by Rob Williams on July 7, 2008 in Motherboards
With so much X48 selection on the market, choosing the right board can be tough. To help make the choice easier, we are taking a look at three such boards all at once, ASUS’ DDR2 Rampage Formula and also the DDR3 ECS X48T-A and Intel’s DX48BT2.
Between our three motherboards, I expected to be able to present some great overclocking reports, but that’s not so much the case.
ECS X48T-A & Intel DX48BT2
As I mentioned in our look at the ECS board itself, there are features about it that are none-too-impressive. The same applies for the overclocking-ability, sadly. The problem isn’t so much the lack of ability to overclock, but what happens if you somehow fail one.
Many of the top-quality enthusiast motherboards have built-in protections to save you in the event of a failed overclock. Meaning, if you fail an overclock, restoring the PC should be as easy as turning the machine off and waiting a few seconds before turning it back on again. Neither the ECS and Intel board made this task that easy.
On both, failing an overclock immediately results in the requirement of needing to move the small Clr CMOS switch on the motherboard. This is a massive hassle, considering hitting failed overclocks is not exactly a rarity. The ECS board was worse, however, because when you toggle the switch, it resets the entire BIOS. The Intel board, on the other hand, at least retains all settings.
Because the ECS board became a true hassle to overclock, I didn’t even attempt to go far. Even overclocking to 400MHz, which should be stable under all circumstances, didn’t work without a fair amount of effort. It’s just not worth the time.
The Intel board gave me better luck, but I’m not sure luck is what it could be considered. I had that particular board at 400MHz, but after that point, it become a true chore very quickly, leaving me to give up and not bother. It goes without saying, if you take overclocking seriously, neither of these boards are ideal.
ASUS Rampage Formula
While the ECS and Intel boards left a lot to be desire, ASUS’ board saved me from some potential wall-smashing. Like most of the other recent ASUS boards we’ve taken a look at, the Rampage Formula overclocked like a relative dream. The best part of it all was, we never had to increase the NB voltage to unsafe levels, nor the CPU.
With our Core 2 Extreme QX9650, 485MHz was deemed 100% stable. Not ultra-impressive, but we’ve never accomplished higher with this particular chip.
Throwing an E8400 into the machine blew the doors off. At a still-safe 1.65V Northbridge, we pushed the board to 555MHz and still remained entirely stable. This is the first time I’ve hit such a high stable FSB using this or any CPU, so to say I’m impressed would be an understatement.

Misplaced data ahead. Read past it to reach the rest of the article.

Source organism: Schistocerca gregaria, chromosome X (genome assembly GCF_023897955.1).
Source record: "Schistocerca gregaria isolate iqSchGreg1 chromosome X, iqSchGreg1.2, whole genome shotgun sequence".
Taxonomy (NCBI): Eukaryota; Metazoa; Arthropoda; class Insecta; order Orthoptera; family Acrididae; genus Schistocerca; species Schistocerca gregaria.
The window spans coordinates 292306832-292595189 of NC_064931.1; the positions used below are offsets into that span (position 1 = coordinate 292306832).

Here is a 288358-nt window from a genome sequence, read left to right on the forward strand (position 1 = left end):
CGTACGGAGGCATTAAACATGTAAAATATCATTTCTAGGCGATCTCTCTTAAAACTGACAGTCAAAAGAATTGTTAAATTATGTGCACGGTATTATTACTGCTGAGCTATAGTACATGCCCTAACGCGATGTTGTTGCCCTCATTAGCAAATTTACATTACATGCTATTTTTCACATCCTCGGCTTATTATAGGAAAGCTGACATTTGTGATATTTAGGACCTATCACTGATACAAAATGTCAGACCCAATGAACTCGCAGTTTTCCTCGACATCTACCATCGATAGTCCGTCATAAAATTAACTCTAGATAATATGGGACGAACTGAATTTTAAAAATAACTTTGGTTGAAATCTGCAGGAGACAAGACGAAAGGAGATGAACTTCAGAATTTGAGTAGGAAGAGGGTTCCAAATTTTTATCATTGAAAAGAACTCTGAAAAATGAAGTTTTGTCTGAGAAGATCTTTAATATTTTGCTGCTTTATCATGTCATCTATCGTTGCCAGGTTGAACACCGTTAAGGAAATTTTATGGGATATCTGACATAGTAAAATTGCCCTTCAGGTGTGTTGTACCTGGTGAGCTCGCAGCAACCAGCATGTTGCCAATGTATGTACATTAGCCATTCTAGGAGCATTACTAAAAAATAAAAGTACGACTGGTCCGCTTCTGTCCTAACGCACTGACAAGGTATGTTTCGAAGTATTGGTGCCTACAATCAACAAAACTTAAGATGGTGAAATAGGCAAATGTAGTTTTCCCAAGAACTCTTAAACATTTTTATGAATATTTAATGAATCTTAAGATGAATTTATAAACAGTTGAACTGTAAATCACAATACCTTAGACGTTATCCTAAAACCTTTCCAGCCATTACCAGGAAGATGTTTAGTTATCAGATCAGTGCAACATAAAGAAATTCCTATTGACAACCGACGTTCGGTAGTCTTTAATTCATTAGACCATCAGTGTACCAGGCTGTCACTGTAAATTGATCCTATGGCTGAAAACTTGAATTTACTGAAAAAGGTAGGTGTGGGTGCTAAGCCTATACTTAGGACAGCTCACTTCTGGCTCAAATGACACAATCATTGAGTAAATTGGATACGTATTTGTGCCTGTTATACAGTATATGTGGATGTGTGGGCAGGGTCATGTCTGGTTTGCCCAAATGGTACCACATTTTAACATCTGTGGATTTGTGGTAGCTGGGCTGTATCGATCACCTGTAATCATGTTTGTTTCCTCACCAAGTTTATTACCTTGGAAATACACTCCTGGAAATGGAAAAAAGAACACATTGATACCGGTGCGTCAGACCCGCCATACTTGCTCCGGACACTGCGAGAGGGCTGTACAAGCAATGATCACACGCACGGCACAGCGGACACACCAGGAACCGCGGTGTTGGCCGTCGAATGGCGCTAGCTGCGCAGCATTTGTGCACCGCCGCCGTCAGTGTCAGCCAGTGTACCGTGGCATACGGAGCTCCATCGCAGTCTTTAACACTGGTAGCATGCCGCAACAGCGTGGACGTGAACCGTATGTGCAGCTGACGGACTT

Between our three boards, it’s apparent which one should be used for overclocking. I had higher hopes for the ECS and Intel, but their design takes all the fun out of pushing your components.
To capture power consumption, we use a Kill-A-Watt which is plugged directly into the wall, with our PC plugged into it. The monitor and speakers are plugged into a different socket, so our figures here show what our entire PC draw is and nothing else.
Please note that these figures include the Corsair Nautilus 500 water-cooling system, as it feeds off of our computers power. Only one hard drive is plugged in during this testing, and the lone accessory used is a RAM fan. The network adapters are enabled, but no LAN cable is plugged in.
We test grab figures while the machine is idle, and also when the machine is utilizing half of the CPU (QX9650). We then continue to let the 50% CPU usage continue while we load up 3DMark Vantage, to grab a realistic from normal usage. In this case, it would assume playing a game that happens to utilize the CPU well.
Although X48 is still considered to be the enthusiast chipset, the power consumption of the P45 on the ASUS P5Q is fantastic. Whether or not those decreases are thanks to the chipset itself, or the EPU on that board are yet to be seen. We recently received a Gigabyte P45 board, so we’ll have a better idea once we pop it into the machine.
Between the other boards, though, not one comes out on top. All perform quite equally, which is impressive since each one offers a unique set of features onboard. The ECS did wind up being the best X48 on-hand, which isn’t that surprising as the feature-set seems a little barren when compared to the others.